Claire Leighton Champions Mental Health Education through Internship at Canadian Mental Health Association
When second-year STUdent Claire Leighton was at the beginning of her mental health journey, she found great comfort in learning about mental health and the resources and programs available to her.
Now, almost 10 years later, she’s working to create, promote, and champion those resources as an intern at the Canadian Mental Health Association.
“When I was first going through my mental health journey, the initial learning stage was the most important part and it made a big difference in my life,” Leighton said.
The Canadian Mental Health Association is an education-based organization that aims to foster positive mental health for all by providing advocacy, programming, and resources to help prevent mental illness, develop resilience, and support recovery. With her own mental health experience, Leighton was hoping to get involved and support the organization in some capacity and this internship presented the perfect opportunity.
“I was so enthusiastic about this position,” she said. “I hope to go on to work on mental health programs in public schools to try and implement more mental health awareness and training, so this internship really aligned with what I want to do.”
Leighton, who is studying Psychology, has been fortunate to work on a number of different projects for the Canadian Mental Health Association. She’s helped prepare pamphlets and educational material, assisted with program presentations, and connected with local doctors to lay the foundation for a working relationship between their practice and the organization. She also had the opportunity to develop a health program on resilience.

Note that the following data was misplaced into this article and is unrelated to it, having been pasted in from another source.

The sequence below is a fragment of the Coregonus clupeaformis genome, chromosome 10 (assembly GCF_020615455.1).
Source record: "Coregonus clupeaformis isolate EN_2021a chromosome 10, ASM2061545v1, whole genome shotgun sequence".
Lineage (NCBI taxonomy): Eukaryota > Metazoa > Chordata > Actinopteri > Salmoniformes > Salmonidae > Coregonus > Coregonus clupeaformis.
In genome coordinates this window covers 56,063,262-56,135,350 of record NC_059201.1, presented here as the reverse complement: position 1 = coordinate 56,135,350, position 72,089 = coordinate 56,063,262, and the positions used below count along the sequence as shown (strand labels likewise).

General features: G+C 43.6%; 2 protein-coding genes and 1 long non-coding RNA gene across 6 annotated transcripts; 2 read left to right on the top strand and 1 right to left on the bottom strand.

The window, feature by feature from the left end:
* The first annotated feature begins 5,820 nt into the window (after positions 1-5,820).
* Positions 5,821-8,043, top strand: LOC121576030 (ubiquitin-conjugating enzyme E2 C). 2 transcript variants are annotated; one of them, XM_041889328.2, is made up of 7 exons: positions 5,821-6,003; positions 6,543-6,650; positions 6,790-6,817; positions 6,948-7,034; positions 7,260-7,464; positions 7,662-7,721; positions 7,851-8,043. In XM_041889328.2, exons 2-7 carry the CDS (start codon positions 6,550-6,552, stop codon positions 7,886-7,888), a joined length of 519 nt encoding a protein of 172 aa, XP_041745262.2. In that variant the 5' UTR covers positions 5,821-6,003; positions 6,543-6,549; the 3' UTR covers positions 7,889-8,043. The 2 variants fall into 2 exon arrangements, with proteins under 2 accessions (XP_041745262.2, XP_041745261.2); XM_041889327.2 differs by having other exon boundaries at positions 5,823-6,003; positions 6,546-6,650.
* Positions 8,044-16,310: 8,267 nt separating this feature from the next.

“Care takers, parents, and the school system are looking into resilience, so they came to us to build some resources for it,” she said. “Using pre-existing resources, as well as my own research and interpretation, I put together a program with a facilitator that had three different versions—one for young people, another for parents, and another that addresses building resilience in seniors.”
The internship has also allowed Leighton to develop skills in professionalism and learn through experience in the workplace.
“It’s been a really good opportunity to learn the ropes of working in a real office but still have the support from STU and my supervisors. It’s filling the gap between university and my career,” she said. “I’m learning those nitty gritty skills like how to address someone in an email or how to solidify branding. I’m getting a really well-rounded experience.”
Making connections in her field and gaining practical experience has been invaluable for Leighton, but her main goal is to continue to promote the work the organization is doing so those who need help know where they can find it.
“The Canadian Mental Health Association is addressing such an important issue and their programs are an incredible resource. A lot of different outreach for mental health is expensive and inaccessible but the Canadian Mental Health Association programs are free,” she said. “I just want people to be aware of the services and know they can access them at no cost.”
To learn more about the Canadian Mental Health Association and its programming, visit https://cmhanb.ca/programs-services/